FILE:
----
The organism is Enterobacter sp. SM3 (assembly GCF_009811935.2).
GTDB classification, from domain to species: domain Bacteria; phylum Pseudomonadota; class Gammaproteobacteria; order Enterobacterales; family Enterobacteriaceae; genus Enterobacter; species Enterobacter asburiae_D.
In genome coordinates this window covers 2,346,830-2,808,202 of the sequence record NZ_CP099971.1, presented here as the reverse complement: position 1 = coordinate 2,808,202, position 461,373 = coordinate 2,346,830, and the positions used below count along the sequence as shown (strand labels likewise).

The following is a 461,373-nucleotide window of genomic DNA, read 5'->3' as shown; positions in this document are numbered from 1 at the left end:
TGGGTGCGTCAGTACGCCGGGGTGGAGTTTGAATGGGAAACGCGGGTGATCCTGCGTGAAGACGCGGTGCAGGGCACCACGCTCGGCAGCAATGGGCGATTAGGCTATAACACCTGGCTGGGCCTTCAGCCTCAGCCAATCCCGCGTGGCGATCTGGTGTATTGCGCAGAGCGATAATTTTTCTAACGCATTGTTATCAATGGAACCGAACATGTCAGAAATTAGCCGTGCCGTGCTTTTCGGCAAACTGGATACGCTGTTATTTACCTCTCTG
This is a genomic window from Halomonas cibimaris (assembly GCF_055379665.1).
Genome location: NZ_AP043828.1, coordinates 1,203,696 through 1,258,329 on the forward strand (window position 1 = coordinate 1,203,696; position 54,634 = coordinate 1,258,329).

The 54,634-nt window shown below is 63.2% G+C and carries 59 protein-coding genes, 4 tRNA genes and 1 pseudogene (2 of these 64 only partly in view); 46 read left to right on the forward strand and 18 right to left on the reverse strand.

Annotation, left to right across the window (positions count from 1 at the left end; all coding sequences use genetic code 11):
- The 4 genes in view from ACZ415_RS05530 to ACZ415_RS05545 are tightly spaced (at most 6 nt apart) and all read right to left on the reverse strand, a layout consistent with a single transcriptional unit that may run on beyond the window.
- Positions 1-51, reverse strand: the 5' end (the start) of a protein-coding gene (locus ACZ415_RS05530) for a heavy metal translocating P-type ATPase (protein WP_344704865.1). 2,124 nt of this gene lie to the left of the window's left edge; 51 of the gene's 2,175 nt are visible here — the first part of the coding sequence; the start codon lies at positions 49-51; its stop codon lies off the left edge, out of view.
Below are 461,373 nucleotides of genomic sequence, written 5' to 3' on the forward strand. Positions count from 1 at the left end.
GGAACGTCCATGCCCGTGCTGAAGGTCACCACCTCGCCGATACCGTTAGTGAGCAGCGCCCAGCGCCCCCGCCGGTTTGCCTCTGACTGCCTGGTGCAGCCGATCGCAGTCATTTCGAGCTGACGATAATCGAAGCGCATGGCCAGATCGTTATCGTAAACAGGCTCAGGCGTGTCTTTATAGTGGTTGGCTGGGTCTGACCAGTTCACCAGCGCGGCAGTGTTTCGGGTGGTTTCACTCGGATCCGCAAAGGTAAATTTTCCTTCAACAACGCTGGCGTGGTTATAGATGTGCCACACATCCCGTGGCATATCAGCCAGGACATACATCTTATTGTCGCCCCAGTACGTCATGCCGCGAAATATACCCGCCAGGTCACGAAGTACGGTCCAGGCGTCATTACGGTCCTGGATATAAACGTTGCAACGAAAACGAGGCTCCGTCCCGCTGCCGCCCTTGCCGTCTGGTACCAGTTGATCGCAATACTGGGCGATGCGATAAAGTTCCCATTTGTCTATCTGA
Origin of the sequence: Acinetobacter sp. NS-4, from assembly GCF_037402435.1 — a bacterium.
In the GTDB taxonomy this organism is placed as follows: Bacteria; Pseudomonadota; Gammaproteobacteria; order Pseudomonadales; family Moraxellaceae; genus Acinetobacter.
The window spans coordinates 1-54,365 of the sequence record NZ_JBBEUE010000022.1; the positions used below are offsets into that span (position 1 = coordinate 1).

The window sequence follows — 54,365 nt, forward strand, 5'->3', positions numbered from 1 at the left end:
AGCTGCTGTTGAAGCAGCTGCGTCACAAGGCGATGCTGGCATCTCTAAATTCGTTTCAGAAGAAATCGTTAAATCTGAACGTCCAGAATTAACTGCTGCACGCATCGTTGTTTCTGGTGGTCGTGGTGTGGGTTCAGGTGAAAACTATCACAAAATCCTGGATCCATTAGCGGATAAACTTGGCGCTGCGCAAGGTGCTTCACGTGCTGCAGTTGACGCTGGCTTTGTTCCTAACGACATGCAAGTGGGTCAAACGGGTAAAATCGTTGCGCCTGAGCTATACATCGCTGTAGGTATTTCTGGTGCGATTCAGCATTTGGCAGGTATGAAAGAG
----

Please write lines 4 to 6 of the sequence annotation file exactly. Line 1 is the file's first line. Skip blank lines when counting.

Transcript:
The following is a 461,373-nucleotide window of genomic DNA, read 5'->3' as shown; positions in this document are numbered from 1 at the left end:
TGGGTGCGTCAGTACGCCGGGGTGGAGTTTGAATGGGAAACGCGGGTGATCCTGCGTGAAGACGCGGTGCAGGGCACCACGCTCGGCAGCAATGGGCGATTAGGCTATAACACCTGGCTGGGCCTTCAGCCTCAGCCAATCCCGCGTGGCGATCTGGTGTATTGCGCAGAGCGATAATTTTTCTAACGCATTGTTATCAATGGAACCGAACATGTCAGAAATTAGCCGTGCCGTGCTTTTCGGCAAACTGGATACGCTGTTATTTACCTCTCTG
This is a genomic window from Halomonas cibimaris (assembly GCF_055379665.1).